Provided exclusively by Mergermarket
As Time Inc. [NYSE:TIME] hires bankers to field potential interest in the company, the pool of potential buyers looks extremely narrow, three sector bankers told this news service.
On 28 November, the New York Post reported that New York-based publisher Time had turned down a buyout offer of USD 18 per share from Edgar Bronfman, Jr, who had teamed up with Len Blavatnik’s Access Industries and businessman Ynon Kreiz to launch a bid. The Wall Street Journal reported on Thursday that, in response, Time had hired Morgan Stanley and Bank of America to explore interest in either an acquisition or a partnership.
Prior to Bronfman’s bid, Jana Partners reported a roughly 5% stake in Time. The Post reported on 6 September that Jana’s Barry Rosenstein had held discussions with Time’s management.
Spun off from former parent Time Warner [NYSE:TWX] in 2014, Time had previously held talks with Des Moines, Iowa-based TV broadcaster and lifestyle publisher Meredith [NYSE:MDP] about a possible deal, both before and after its spin. Ever since, Meredith has been seen as a natural suitor for Time, possibly in a deal that would allow it to combine Time’s assets with its own publishing assets and separate them from its publishing business, the first banker said.
However, in a presentation at the 44th UBS Global Media and Communications Conference in New York this week, Meredith CEO Steve Lacy told attendees that he has not held meaningful talks with Time since the initial explorations of a deal.
All three bankers said that Meredith has made clear that it is only interested in the parts of Time’s portfolio that would fit with its largely female-oriented lifestyle brands, and is uninterested in titles like Sports Illustrated.
Asked on the sidelines of the UBS conference if Meredith would be interested in acquiring those parts of Time’s portfolio in a deal that involved another buyers taking the remaining titles, Lacy said that the opportunity for such a deal has never arisen.
Bronfman is seen as a serious bidder capable of consummating a deal, a media industry stalwart who acquired and turned around Warner Music Group before selling it to Access Industries, the bankers said.
The other natural strategic buyer for Time would be Hearst Corporation, two of the bankers said, though both noted that it is unlikely to chase Time given that it has pivoted to investing primarily in digital and studio properties. Condé Nast is the remaining publishing peer of similar size, but has not shown itself to be an aggressive consolidator, the second banker noted.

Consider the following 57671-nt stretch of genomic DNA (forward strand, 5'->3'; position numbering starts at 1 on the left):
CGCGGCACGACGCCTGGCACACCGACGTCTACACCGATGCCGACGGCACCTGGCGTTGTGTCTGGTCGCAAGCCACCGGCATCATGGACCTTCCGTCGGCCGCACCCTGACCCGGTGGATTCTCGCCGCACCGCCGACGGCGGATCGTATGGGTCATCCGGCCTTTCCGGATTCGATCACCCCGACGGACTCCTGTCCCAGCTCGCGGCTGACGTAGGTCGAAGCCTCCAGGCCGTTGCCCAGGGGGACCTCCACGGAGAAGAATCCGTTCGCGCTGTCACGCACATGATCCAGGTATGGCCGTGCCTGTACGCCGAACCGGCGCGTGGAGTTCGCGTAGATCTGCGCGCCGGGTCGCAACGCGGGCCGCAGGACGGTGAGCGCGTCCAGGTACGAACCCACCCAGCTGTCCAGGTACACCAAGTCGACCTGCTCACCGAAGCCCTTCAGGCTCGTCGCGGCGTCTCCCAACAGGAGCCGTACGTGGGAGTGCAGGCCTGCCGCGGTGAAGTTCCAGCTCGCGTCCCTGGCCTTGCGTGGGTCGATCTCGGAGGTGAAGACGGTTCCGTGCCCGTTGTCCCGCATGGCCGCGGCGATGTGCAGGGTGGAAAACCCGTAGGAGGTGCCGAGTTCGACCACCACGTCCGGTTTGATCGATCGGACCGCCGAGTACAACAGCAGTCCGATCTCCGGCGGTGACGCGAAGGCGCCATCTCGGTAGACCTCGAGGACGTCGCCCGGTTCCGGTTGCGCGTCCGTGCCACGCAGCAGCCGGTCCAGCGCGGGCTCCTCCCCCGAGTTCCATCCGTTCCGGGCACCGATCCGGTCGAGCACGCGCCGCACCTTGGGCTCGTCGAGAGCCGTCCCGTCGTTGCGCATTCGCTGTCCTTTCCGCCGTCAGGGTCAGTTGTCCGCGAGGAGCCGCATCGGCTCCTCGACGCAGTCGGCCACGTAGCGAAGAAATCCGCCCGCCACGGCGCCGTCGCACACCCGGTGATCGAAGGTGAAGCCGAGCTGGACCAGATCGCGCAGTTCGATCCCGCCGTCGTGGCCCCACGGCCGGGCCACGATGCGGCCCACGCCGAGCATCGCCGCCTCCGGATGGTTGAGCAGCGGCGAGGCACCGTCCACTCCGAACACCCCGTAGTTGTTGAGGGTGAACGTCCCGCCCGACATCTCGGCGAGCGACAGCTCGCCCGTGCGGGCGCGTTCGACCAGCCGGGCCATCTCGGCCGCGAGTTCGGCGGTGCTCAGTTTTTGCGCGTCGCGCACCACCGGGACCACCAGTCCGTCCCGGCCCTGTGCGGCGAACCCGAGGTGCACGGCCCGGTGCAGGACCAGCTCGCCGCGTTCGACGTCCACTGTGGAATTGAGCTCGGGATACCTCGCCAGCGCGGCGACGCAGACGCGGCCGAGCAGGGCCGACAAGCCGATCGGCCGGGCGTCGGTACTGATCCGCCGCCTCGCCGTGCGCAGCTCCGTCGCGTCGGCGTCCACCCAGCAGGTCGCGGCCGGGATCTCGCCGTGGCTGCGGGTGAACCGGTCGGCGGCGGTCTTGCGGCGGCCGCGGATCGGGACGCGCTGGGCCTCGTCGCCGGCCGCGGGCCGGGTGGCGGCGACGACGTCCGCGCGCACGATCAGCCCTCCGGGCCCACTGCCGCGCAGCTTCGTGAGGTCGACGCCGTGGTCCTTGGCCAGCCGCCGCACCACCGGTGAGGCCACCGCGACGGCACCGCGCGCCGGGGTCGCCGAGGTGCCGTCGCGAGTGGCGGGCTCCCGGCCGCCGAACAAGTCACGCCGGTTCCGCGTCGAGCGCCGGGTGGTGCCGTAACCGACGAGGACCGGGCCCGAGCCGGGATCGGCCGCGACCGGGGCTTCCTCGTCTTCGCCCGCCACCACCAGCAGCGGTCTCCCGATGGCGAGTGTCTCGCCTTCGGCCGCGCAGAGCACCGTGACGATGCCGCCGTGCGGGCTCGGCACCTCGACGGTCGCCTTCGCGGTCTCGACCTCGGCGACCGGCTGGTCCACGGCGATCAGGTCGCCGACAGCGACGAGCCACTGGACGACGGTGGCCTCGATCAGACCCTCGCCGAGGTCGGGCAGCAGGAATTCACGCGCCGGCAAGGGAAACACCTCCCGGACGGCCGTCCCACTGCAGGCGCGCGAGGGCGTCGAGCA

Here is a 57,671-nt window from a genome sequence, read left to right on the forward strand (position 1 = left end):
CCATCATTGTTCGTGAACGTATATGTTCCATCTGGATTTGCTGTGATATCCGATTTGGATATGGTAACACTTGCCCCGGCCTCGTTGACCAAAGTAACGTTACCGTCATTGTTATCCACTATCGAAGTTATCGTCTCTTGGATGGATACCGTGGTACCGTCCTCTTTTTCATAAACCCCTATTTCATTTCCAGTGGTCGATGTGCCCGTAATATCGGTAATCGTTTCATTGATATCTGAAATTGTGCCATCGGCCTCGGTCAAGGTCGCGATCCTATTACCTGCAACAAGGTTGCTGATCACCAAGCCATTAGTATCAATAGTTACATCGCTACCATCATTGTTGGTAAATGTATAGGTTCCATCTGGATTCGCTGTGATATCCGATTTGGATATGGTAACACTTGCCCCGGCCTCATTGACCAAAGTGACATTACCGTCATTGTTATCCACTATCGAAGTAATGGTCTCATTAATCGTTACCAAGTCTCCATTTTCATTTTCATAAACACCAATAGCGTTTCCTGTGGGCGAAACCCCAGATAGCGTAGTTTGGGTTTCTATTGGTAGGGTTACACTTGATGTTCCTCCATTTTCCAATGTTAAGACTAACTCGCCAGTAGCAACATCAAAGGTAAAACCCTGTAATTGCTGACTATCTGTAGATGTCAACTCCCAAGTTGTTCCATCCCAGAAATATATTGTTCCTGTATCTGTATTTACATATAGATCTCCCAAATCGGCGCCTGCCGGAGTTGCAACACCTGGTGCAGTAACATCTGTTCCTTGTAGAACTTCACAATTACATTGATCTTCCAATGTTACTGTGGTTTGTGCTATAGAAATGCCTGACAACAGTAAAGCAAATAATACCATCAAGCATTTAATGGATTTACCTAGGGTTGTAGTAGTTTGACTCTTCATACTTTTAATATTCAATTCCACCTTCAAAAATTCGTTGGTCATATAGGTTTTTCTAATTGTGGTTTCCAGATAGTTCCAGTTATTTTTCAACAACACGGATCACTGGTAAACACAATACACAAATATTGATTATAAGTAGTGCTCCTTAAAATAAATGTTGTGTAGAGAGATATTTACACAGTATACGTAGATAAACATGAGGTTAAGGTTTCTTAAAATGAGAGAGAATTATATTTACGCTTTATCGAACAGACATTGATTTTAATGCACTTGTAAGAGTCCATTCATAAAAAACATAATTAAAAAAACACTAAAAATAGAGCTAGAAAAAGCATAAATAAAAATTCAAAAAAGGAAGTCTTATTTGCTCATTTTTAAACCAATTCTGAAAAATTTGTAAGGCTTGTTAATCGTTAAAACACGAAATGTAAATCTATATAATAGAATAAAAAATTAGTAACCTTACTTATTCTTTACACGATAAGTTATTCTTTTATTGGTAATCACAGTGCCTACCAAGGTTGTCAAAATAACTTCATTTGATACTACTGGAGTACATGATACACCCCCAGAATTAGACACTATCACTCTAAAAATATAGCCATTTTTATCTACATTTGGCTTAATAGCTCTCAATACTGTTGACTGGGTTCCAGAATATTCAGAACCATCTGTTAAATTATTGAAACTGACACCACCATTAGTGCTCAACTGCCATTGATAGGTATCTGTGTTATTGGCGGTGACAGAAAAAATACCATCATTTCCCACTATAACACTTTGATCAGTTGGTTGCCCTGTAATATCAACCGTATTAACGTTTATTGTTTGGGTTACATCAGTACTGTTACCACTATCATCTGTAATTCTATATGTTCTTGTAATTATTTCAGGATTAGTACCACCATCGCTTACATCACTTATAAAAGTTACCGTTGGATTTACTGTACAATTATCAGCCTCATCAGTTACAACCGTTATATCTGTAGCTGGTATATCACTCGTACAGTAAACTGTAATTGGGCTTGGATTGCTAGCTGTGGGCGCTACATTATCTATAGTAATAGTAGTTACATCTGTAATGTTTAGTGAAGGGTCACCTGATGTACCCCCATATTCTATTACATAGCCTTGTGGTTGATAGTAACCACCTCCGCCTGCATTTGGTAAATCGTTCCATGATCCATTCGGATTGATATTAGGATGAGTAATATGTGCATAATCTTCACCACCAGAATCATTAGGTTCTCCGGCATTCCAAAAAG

While these buyers could leverage obvious synergies, Time’s traditional business has deteriorated, and building the case for acquiring significant additional old media assets in the middle of a digital turnaround strategy is difficult at best, two of the bankers noted.
In 3Q16 results announced on 3 November, Time said that revenue in the three months to 30 September came in at USD 750m, down from USD 773m in the year-ago quarter and missing analyst estimates. However, digital advertising revenue did grow 63.3% to USD 129m.
As for potential sponsor buyers, the third banker said that, while many players see the potential opportunity for and have run the numbers on a deal, Time as an asset is not friendly to significant leverage. The second banker agreed that financing a traditional private equity deal for Time would be extremely difficult.
It is also unclear whether Time would be an eager seller, the bankers said. CEO Rich Battista stepped up to the top spot at the company after Joe Ripp stepped down in September, and has had little time to execute on his vision for a digital transformation of the company.
One long-shot possibility is that a technology or telecom behemoth could acquire Time, primarily for its intellectual property, which could be reworked into tentpole content verticals on the acquirer’s platform, the second banker said.
This banker pointed to Verizon’s [NYSE:VZ] acquisitions of AOL and Yahoo’s [NASDAQ:YHOO] core business, which saw the telecom company acquire significant, high-visibility media properties that provide inventory against which to sell ads. The acquirer would have to be of such a size that Time – with a current market cap of USD 1.76bn – would be a “rounding error”, since acquiring it for this purpose would be a “highly speculative” play, the banker cautioned.
“As a matter of policy, Time Inc. does not comment on speculation about such matters,” a spokesperson said.
by Jonathan Guilford
As seen in the mergermarket newsletter on 09/12/2016